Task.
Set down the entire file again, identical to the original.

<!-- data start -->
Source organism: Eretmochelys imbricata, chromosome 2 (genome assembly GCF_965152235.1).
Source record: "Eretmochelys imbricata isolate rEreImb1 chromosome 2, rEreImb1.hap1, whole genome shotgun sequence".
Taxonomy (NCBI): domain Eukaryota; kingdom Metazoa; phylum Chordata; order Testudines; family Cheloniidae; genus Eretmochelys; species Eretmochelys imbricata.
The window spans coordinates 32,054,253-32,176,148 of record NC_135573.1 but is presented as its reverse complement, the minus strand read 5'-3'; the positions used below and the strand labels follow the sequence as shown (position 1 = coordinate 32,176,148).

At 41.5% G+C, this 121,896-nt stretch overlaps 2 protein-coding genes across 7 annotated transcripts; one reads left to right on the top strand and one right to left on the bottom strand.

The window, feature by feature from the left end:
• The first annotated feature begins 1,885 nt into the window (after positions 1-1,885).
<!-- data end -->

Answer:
Source organism: Eretmochelys imbricata, chromosome 2 (genome assembly GCF_965152235.1).
Source record: "Eretmochelys imbricata isolate rEreImb1 chromosome 2, rEreImb1.hap1, whole genome shotgun sequence".
Taxonomy (NCBI): domain Eukaryota; kingdom Metazoa; phylum Chordata; order Testudines; family Cheloniidae; genus Eretmochelys; species Eretmochelys imbricata.
The window spans coordinates 32,054,253-32,176,148 of record NC_135573.1 but is presented as its reverse complement, the minus strand read 5'-3'; the positions used below and the strand labels follow the sequence as shown (position 1 = coordinate 32,176,148).

At 41.5% G+C, this 121,896-nt stretch overlaps 2 protein-coding genes across 7 annotated transcripts; one reads left to right on the top strand and one right to left on the bottom strand.

The window, feature by feature from the left end:
• The first annotated feature begins 1,885 nt into the window (after positions 1-1,885).